Fall, 1956

I was in love the minute I saw her blue eyes, blond hair pulled back in a long flowing ponytail, flawless complexion, rosy lips, and a stick-straight figure. She wore a blue sweater over a white blouse and a plaid skirt complemented by saddle shoes and bobby sox. To my eight-year-old eyes, she was perfect in every way; the girl I had been waiting for.

Only one desk remained unclaimed in Miss Cribbs’ second-grade classroom that cool early fall morning, and it was the one in front of mine. Miss Cribbs introduced Carol to the class and directed her to the open seat. I couldn’t believe my good fortune. The newest and prettiest girl in second grade was sitting only inches away from me.

As one of the tallest boys in the class, I sat in the last seat in the row next to the windows. Chuck was the tallest, already taller than Miss Cribbs. Not that being taller than Miss Cribbs took much, but still it was significant for a second grader. Chuck sat in the last chair in the row immediately to my right. Chuck and I were friends. We exchanged a look when Carol walked to her seat. Even as second graders, we knew she was something special.

Chuck was tall and thin while I was less tall and more round. I was painfully aware that I was the heaviest boy in the class. On the Saturday before school started, in search of back-to-school clothes, my mother had taken me to buy jeans at Eaker’s Department Store. The saleswoman had steered us, in what to me was an over-amplified voice, to the “Husky” section. “Huskies are over here, dear,” she yelled announcing to the entire and very large assembly of Saturday shoppers — including many of my classmates — that I was fat and in need of special clothing. My friends shopped for Slim or Regular, while I was humiliated in Husky.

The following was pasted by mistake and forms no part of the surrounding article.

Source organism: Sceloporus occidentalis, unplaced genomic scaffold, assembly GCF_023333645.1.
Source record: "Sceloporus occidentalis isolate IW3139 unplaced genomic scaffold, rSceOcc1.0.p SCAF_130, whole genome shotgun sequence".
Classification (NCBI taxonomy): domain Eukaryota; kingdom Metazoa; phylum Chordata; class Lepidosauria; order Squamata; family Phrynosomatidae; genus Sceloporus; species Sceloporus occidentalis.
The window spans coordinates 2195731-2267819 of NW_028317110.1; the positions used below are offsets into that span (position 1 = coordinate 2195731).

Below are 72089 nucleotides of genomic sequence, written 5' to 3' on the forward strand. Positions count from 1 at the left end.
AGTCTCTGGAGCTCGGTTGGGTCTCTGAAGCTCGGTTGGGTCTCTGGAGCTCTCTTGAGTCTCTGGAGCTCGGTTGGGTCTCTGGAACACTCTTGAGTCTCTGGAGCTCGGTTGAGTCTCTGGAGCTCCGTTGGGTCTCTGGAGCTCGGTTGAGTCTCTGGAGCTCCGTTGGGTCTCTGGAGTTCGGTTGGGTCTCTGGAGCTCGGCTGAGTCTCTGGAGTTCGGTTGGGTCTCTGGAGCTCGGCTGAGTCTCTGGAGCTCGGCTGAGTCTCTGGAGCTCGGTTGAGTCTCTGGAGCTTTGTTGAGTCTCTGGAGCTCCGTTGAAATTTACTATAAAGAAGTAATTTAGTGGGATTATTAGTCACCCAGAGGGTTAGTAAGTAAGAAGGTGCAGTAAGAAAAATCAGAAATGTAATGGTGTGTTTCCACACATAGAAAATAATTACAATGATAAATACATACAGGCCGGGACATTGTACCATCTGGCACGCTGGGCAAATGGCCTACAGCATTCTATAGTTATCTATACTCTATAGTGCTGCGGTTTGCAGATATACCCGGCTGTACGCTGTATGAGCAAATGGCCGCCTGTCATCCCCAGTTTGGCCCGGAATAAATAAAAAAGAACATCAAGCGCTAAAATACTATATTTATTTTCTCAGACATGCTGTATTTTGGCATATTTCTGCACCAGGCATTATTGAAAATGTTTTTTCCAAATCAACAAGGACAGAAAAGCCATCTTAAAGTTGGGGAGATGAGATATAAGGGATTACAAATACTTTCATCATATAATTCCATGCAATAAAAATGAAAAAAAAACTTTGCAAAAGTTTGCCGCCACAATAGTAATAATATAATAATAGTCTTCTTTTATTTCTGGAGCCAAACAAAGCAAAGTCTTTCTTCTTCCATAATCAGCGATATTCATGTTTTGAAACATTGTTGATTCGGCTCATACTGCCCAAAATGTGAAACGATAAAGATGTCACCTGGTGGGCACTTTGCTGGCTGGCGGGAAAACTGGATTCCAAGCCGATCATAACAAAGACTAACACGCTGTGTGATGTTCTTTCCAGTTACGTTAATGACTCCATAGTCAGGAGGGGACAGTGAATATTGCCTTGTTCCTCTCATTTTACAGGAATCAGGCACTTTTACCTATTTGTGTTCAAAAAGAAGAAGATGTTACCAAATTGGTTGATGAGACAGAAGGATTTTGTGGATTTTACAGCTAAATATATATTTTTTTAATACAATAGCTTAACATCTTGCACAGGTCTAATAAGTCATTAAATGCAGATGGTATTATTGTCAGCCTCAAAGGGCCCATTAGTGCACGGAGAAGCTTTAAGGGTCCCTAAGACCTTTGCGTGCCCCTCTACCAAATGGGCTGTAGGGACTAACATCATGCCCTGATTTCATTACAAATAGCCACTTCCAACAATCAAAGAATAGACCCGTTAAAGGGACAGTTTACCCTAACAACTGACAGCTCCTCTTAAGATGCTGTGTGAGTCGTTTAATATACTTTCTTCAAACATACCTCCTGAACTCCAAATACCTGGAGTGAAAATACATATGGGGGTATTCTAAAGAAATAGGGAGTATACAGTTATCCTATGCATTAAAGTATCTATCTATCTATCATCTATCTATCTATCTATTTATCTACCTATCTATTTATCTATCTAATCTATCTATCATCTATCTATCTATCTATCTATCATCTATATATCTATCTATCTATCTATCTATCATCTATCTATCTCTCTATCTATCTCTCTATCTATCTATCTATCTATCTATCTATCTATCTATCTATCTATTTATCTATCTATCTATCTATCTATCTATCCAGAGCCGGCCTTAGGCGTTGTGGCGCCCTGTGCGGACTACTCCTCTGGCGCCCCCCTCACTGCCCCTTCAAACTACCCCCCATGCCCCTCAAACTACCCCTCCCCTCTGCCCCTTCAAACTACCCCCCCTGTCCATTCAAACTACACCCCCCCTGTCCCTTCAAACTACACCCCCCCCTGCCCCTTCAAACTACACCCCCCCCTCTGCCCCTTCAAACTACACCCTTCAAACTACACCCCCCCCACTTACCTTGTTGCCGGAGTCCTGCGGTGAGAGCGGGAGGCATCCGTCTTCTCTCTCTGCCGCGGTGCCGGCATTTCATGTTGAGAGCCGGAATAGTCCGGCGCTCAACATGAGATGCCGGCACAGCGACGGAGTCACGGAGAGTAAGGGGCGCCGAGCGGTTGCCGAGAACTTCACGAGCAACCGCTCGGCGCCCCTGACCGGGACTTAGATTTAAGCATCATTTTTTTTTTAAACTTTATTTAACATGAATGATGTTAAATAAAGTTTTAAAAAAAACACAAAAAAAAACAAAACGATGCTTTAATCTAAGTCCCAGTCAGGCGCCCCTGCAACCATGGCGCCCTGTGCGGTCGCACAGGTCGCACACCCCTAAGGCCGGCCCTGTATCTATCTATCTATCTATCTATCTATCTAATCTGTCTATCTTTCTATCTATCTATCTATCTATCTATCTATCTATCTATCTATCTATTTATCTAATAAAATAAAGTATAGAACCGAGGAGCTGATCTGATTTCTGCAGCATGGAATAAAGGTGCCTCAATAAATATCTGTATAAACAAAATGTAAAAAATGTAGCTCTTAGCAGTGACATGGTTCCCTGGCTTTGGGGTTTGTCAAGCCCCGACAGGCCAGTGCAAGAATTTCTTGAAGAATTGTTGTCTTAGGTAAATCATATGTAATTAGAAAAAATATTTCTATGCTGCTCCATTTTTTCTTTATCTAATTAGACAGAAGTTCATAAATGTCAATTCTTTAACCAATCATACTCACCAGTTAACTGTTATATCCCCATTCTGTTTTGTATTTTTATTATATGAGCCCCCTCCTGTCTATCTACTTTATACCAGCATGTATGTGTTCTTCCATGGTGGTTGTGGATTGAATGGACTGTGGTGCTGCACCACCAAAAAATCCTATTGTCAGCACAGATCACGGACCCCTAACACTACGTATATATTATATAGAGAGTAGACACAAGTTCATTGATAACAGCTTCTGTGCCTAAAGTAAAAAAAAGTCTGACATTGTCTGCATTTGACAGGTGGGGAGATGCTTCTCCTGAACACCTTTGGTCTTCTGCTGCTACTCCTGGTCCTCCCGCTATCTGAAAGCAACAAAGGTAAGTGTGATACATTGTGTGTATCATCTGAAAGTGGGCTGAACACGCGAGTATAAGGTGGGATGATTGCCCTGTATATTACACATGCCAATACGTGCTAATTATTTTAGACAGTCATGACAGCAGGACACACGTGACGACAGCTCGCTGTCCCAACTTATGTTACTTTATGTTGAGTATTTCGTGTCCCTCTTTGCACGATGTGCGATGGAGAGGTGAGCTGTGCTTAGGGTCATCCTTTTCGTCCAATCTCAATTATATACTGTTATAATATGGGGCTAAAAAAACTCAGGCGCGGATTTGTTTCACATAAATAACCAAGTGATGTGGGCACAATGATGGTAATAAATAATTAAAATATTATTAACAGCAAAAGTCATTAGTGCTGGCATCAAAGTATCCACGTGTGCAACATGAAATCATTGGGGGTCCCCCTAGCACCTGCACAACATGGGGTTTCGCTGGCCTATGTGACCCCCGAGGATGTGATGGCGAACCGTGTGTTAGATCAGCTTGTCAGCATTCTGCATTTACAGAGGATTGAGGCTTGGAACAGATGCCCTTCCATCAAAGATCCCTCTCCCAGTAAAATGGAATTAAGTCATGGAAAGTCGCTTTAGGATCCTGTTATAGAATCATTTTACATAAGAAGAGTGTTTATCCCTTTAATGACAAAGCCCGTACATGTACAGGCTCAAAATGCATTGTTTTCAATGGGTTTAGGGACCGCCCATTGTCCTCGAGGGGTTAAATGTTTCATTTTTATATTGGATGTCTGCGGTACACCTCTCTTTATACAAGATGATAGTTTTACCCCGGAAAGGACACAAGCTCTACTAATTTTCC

While Dr. Goad said it was baby fat and I would outgrow it in a few years, I suspect my diet had something to do with my weight. This suspicion was reinforced by a large poster in our classroom proclaiming a healthy breakfast as the most important meal of the day. Despite carrying home mimeographed communications extolling breakfast and healthy eating, that message didn’t sink in with my mother.

Mom was one of only two second-grade mothers who had a job. She was the secretary for a local clay-mining enterprise. My father worked fifteen miles away in Denver. The only bathroom in the house was separated from my bedroom by a thin door. I was normally awakened by the annoying buzzing of my father’s electric razor followed by the sweet-clean aroma of Mennen Skin Bracer. Soon thereafter, Dad would try to wake my mother, who had a difficult time waking up, prior to setting out on his commute to Denver. “Jerry, you are going to be late,” he shouted in the direction of the bedroom. His departure was punctuated by the slamming of the screen door.